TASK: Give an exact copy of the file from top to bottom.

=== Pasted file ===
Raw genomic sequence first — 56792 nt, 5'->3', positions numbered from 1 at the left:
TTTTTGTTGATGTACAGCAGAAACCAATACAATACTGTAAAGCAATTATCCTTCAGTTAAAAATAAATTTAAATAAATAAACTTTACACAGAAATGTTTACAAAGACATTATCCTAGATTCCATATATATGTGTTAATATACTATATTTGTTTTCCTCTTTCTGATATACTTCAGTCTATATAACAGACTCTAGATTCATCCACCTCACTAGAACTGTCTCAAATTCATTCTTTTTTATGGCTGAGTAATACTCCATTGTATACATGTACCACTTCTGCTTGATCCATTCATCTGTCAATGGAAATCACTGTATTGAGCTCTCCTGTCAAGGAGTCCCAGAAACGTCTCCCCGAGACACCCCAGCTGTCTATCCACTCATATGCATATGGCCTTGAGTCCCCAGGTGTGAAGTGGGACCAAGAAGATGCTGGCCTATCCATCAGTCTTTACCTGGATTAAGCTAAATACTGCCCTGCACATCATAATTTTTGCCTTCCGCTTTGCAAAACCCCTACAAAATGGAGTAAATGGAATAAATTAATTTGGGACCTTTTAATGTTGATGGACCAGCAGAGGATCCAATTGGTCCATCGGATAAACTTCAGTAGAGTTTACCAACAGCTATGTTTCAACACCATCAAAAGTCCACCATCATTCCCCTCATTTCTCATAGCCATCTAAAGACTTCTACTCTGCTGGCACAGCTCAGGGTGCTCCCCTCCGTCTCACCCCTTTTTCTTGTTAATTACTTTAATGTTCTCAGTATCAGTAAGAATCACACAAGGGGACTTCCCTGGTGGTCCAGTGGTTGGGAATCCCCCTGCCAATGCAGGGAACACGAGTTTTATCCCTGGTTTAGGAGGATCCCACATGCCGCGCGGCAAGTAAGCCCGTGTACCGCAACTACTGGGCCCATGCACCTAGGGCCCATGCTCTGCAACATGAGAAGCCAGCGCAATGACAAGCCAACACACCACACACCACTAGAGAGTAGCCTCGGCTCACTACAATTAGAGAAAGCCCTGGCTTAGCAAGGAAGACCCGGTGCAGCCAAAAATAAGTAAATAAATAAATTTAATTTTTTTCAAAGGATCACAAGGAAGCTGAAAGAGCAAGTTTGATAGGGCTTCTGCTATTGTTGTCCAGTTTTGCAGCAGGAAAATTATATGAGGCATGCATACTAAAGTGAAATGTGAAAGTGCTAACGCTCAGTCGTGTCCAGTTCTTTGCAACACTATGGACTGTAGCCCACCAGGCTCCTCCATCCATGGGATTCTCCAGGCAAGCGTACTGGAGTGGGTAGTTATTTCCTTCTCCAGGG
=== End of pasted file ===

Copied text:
Raw genomic sequence first — 56792 nt, 5'->3', positions numbered from 1 at the left:
TTTTTGTTGATGTACAGCAGAAACCAATACAATACTGTAAAGCAATTATCCTTCAGTTAAAAATAAATTTAAATAAATAAACTTTACACAGAAATGTTTACAAAGACATTATCCTAGATTCCATATATATGTGTTAATATACTATATTTGTTTTCCTCTTTCTGATATACTTCAGTCTATATAACAGACTCTAGATTCATCCACCTCACTAGAACTGTCTCAAATTCATTCTTTTTTATGGCTGAGTAATACTCCATTGTATACATGTACCACTTCTGCTTGATCCATTCATCTGTCAATGGAAATCACTGTATTGAGCTCTCCTGTCAAGGAGTCCCAGAAACGTCTCCCCGAGACACCCCAGCTGTCTATCCACTCATATGCATATGGCCTTGAGTCCCCAGGTGTGAAGTGGGACCAAGAAGATGCTGGCCTATCCATCAGTCTTTACCTGGATTAAGCTAAATACTGCCCTGCACATCATAATTTTTGCCTTCCGCTTTGCAAAACCCCTACAAAATGGAGTAAATGGAATAAATTAATTTGGGACCTTTTAATGTTGATGGACCAGCAGAGGATCCAATTGGTCCATCGGATAAACTTCAGTAGAGTTTACCAACAGCTATGTTTCAACACCATCAAAAGTCCACCATCATTCCCCTCATTTCTCATAGCCATCTAAAGACTTCTACTCTGCTGGCACAGCTCAGGGTGCTCCCCTCCGTCTCACCCCTTTTTCTTGTTAATTACTTTAATGTTCTCAGTATCAGTAAGAATCACACAAGGGGACTTCCCTGGTGGTCCAGTGGTTGGGAATCCCCCTGCCAATGCAGGGAACACGAGTTTTATCCCTGGTTTAGGAGGATCCCACATGCCGCGCGGCAAGTAAGCCCGTGTACCGCAACTACTGGGCCCATGCACCTAGGGCCCATGCTCTGCAACATGAGAAGCCAGCGCAATGACAAGCCAACACACCACACACCACTAGAGAGTAGCCTCGGCTCACTACAATTAGAGAAAGCCCTGGCTTAGCAAGGAAGACCCGGTGCAGCCAAAAATAAGTAAATAAATAAATTTAATTTTTTTCAAAGGATCACAAGGAAGCTGAAAGAGCAAGTTTGATAGGGCTTCTGCTATTGTTGTCCAGTTTTGCAGCAGGAAAATTATATGAGGCATGCATACTAAAGTGAAATGTGAAAGTGCTAACGCTCAGTCGTGTCCAGTTCTTTGCAACACTATGGACTGTAGCCCACCAGGCTCCTCCATCCATGGGATTCTCCAGGCAAGCGTACTGGAGTGGGTAGTTATTTCCTTCTCCAGGG